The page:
The draft bill applies differential rates on the basis of the year of manufacture and the size of the cylinders of the vehicles. The year of manufacture is a legitimate consideration for discouraging the importation of old vehicles, although the extraordinarily high tax rates are not justified under any circumstances. The size of the vehicles is also a legitimate consideration as it is a factor in the usage of highways and roads but the requirement of an upfront payment of excise taxation equivalent to the price of the vehicle is not justified by any economic theory.
Although the users of vehicles should bear the cost of highway construction and maintenance, there is no correlation between paying more than 100pc of the value of the vehicles and the usage of the roads. A more rational approach would be to recover the cost of highway construction and maintenance for a tenth of the value, or a fixed amount upfront and then recover the rest from items that are associated with the recurrent usage of roads and highways, such as petroleum and petroleum lubricants and tires. The perverse effect of high excise taxation upfront will be the recycling of old vehicles like the Lada and now the Toyota Vitz.
It is also disappointing that the draft does not impose higher tax rates on expensive luxury vehicles, which are most certainly used by the rich. Expensive sport utility vehicles like the Hummer and the Land Cruiser V8 and sports cars, which are unabashedly seen on the streets of Addis, should have been subject to higher tax rates. The people who are flaunting such conspicuous consumption in the streets should pay more in taxes than a civil servant, who has to borrow money from the banks in order to buy a modest vehicle to commute from home to work. A 500pc tax rate does not look good in the tax books, but a 500pc tax rate surely looks good if the target is a luxury car consumed only by the super rich.
On the subject of luxury goods, it is not at all evident if all the luxury items that the rich typically consume are thoroughly researched for inclusion in the new bill. It does not require much research really, and a visit to the rich and well-off homes would have unearthed a number of imported items, which the rich consume not just to live a “good life” but also to show off to others that they are rich. Sitting on my desk, I can point to expensive furniture and home construction materials as legitimate subjects of excise taxation, and there is no guilt in collecting extra revenue from those who can afford it, which is the very purpose of selective excise taxation on luxury items.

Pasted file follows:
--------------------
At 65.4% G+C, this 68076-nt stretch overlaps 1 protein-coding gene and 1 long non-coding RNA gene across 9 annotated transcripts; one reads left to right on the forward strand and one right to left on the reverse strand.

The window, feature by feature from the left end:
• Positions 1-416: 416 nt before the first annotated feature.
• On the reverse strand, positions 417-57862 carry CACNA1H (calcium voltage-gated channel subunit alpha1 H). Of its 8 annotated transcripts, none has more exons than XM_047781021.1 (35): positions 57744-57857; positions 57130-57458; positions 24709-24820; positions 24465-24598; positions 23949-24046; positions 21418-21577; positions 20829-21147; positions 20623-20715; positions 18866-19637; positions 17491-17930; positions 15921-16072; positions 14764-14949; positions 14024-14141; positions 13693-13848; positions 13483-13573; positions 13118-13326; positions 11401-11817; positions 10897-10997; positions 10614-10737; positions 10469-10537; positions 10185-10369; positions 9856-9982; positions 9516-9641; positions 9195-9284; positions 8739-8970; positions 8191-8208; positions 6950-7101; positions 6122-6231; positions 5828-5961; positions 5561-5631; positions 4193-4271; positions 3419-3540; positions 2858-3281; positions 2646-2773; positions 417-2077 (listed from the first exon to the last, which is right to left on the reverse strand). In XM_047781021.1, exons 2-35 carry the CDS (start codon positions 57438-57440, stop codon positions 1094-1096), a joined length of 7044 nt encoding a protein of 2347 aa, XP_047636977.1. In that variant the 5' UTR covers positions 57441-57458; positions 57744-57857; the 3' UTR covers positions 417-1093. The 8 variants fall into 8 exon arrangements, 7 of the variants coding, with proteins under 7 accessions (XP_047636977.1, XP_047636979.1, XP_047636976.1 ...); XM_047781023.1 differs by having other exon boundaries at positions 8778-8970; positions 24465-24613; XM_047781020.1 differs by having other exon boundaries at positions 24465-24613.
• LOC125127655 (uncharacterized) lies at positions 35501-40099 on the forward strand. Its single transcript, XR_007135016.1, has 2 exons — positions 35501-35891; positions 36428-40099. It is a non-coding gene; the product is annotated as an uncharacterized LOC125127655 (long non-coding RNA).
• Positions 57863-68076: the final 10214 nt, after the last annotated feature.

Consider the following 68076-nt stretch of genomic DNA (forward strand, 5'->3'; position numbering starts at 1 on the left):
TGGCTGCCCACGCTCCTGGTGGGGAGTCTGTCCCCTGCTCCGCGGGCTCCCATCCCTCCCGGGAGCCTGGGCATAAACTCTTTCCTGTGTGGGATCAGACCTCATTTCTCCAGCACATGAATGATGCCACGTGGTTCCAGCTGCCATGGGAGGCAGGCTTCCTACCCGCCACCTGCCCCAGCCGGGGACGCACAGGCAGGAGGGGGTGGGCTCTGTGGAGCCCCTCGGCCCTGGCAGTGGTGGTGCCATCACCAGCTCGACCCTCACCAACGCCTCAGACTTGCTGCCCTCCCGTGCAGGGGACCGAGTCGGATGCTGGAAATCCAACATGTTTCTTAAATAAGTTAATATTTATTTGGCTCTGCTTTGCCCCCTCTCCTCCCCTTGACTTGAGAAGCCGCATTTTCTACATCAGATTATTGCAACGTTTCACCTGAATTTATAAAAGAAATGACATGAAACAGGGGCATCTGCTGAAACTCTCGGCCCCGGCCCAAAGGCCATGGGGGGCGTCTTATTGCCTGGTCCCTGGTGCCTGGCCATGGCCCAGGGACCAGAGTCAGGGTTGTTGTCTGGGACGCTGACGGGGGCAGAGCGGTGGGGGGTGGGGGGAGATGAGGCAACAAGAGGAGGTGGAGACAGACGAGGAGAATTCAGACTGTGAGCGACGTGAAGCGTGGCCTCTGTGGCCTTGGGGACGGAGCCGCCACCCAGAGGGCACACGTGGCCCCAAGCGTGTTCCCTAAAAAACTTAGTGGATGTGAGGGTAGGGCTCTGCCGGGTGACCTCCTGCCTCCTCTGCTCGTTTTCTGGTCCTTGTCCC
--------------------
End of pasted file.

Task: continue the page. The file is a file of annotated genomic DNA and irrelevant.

One expects the draft excise tax bill to be a thoroughgoing overhaul of the excise tax system in Ethiopia. Instead, what we got is a recycling of the old problems of excise taxation and a tendency of viewing them as a silver bullet for solving much bigger problems of budget deficits and environmental woes. The parliamentary committee to which the draft bill has been referred should listen to legitimate concerns about the draft in its public consultation meetings and return the bill back to the Ministry of Finance for addressing these legitimate concerns so that the draft bill meets the purposes stated in the preamble.
The starting point of tax policy in considering excise taxation should not be revenue, although the government ends up collecting public revenues from the levying of excise taxes. The starting point should be the other public policies that excise taxes are universally designed to address, which are high tax rates on harmful products like cigarettes and alcohol, benefit taxes on goods most closely associated with roads, such as petroleum products and tires, and the higher taxation of the rich and the well-off who consume luxury products. Revenue is the last and the least consideration in the design and implementation of excise tax policy. If the government is looking to raise more tax revenues, it should revisit the other general but less discriminatory taxes like the VAT and income taxes.
PUBLISHED ON Jan 04,2020 [ VOL 20 , NO 1027]